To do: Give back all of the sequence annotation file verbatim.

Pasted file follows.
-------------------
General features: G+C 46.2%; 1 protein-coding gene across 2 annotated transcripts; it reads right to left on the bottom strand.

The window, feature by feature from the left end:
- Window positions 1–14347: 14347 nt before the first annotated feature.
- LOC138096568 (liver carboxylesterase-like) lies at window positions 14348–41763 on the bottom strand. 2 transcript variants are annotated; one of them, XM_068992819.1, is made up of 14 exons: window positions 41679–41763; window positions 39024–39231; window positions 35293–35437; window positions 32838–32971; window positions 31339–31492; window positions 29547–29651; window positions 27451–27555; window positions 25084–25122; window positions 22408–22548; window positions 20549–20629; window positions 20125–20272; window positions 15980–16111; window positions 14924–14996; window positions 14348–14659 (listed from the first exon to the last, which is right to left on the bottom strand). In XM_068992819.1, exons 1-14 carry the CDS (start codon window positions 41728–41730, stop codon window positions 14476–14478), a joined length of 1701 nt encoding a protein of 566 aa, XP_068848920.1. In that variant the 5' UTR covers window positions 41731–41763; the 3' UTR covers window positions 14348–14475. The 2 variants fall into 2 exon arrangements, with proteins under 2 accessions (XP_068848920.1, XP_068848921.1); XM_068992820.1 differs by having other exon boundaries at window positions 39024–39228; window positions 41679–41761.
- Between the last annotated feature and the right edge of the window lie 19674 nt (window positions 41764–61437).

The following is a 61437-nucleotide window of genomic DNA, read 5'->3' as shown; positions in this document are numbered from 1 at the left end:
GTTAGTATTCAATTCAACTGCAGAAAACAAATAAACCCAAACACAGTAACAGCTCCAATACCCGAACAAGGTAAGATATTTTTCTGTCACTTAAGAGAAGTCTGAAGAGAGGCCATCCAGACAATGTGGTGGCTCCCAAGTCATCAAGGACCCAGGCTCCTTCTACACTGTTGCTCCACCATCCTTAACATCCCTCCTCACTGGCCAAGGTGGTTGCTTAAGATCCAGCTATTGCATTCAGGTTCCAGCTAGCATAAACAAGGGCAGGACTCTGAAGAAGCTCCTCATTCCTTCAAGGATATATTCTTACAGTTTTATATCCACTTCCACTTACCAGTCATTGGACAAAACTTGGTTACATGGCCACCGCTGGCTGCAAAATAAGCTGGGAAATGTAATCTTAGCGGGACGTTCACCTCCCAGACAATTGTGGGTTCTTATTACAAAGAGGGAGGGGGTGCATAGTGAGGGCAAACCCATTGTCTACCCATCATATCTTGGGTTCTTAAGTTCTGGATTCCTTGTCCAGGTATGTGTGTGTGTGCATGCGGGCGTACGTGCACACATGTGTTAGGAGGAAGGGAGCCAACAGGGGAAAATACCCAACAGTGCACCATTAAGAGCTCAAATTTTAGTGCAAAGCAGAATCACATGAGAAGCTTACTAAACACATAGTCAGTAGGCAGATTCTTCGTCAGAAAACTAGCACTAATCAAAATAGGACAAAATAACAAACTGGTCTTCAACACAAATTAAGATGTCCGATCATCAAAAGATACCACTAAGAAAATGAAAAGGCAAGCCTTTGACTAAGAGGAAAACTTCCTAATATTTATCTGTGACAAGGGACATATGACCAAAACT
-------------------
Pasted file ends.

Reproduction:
General features: G+C 46.2%; 1 protein-coding gene across 2 annotated transcripts; it reads right to left on the bottom strand.

The window, feature by feature from the left end:
- Window positions 1–14347: 14347 nt before the first annotated feature.
- LOC138096568 (liver carboxylesterase-like) lies at window positions 14348–41763 on the bottom strand. 2 transcript variants are annotated; one of them, XM_068992819.1, is made up of 14 exons: window positions 41679–41763; window positions 39024–39231; window positions 35293–35437; window positions 32838–32971; window positions 31339–31492; window positions 29547–29651; window positions 27451–27555; window positions 25084–25122; window positions 22408–22548; window positions 20549–20629; window positions 20125–20272; window positions 15980–16111; window positions 14924–14996; window positions 14348–14659 (listed from the first exon to the last, which is right to left on the bottom strand). In XM_068992819.1, exons 1-14 carry the CDS (start codon window positions 41728–41730, stop codon window positions 14476–14478), a joined length of 1701 nt encoding a protein of 566 aa, XP_068848920.1. In that variant the 5' UTR covers window positions 41731–41763; the 3' UTR covers window positions 14348–14475. The 2 variants fall into 2 exon arrangements, with proteins under 2 accessions (XP_068848920.1, XP_068848921.1); XM_068992820.1 differs by having other exon boundaries at window positions 39024–39228; window positions 41679–41761.
- Between the last annotated feature and the right edge of the window lie 19674 nt (window positions 41764–61437).

The following is a 61437-nucleotide window of genomic DNA, read 5'->3' as shown; positions in this document are numbered from 1 at the left end:
GTTAGTATTCAATTCAACTGCAGAAAACAAATAAACCCAAACACAGTAACAGCTCCAATACCCGAACAAGGTAAGATATTTTTCTGTCACTTAAGAGAAGTCTGAAGAGAGGCCATCCAGACAATGTGGTGGCTCCCAAGTCATCAAGGACCCAGGCTCCTTCTACACTGTTGCTCCACCATCCTTAACATCCCTCCTCACTGGCCAAGGTGGTTGCTTAAGATCCAGCTATTGCATTCAGGTTCCAGCTAGCATAAACAAGGGCAGGACTCTGAAGAAGCTCCTCATTCCTTCAAGGATATATTCTTACAGTTTTATATCCACTTCCACTTACCAGTCATTGGACAAAACTTGGTTACATGGCCACCGCTGGCTGCAAAATAAGCTGGGAAATGTAATCTTAGCGGGACGTTCACCTCCCAGACAATTGTGGGTTCTTATTACAAAGAGGGAGGGGGTGCATAGTGAGGGCAAACCCATTGTCTACCCATCATATCTTGGGTTCTTAAGTTCTGGATTCCTTGTCCAGGTATGTGTGTGTGTGCATGCGGGCGTACGTGCACACATGTGTTAGGAGGAAGGGAGCCAACAGGGGAAAATACCCAACAGTGCACCATTAAGAGCTCAAATTTTAGTGCAAAGCAGAATCACATGAGAAGCTTACTAAACACATAGTCAGTAGGCAGATTCTTCGTCAGAAAACTAGCACTAATCAAAATAGGACAAAATAACAAACTGGTCTTCAACACAAATTAAGATGTCCGATCATCAAAAGATACCACTAAGAAAATGAAAAGGCAAGCCTTTGACTAAGAGGAAAACTTCCTAATATTTATCTGTGACAAGGGACATATGACCAAAACT